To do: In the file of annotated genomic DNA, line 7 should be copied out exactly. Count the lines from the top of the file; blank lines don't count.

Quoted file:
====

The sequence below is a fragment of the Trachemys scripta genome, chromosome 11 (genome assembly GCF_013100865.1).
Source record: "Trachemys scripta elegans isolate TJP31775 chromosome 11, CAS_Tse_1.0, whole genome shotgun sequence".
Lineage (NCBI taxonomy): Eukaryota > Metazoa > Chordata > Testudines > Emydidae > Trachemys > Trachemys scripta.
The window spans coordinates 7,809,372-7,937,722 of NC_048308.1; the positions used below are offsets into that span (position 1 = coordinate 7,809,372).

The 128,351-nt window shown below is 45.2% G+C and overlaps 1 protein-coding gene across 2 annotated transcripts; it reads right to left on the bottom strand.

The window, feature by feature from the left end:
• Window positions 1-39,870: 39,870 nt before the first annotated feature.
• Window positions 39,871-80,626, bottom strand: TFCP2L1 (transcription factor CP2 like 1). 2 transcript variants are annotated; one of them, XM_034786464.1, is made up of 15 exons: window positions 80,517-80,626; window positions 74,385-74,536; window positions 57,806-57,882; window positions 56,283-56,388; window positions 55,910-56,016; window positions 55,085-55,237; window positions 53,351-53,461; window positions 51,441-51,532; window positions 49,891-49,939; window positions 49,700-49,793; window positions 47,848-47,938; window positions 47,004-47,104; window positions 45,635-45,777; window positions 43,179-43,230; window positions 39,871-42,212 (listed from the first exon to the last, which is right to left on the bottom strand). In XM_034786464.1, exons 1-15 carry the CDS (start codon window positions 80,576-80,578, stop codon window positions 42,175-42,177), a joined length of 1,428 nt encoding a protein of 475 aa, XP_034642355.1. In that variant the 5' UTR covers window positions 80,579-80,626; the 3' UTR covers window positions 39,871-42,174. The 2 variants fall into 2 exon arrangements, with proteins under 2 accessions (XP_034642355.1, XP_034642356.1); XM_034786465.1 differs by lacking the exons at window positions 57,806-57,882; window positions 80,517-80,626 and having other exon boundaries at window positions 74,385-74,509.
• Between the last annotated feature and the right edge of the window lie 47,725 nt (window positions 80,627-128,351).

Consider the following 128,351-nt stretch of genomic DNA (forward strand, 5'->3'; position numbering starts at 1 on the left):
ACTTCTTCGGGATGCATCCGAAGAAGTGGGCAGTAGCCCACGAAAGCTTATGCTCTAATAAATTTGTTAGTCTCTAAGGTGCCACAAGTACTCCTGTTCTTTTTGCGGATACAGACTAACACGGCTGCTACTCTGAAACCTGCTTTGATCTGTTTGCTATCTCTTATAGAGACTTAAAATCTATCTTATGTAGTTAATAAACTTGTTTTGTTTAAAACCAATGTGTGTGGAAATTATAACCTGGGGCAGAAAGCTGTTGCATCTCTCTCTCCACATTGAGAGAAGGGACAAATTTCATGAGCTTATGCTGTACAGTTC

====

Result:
• Window positions 1-39,870: 39,870 nt before the first annotated feature.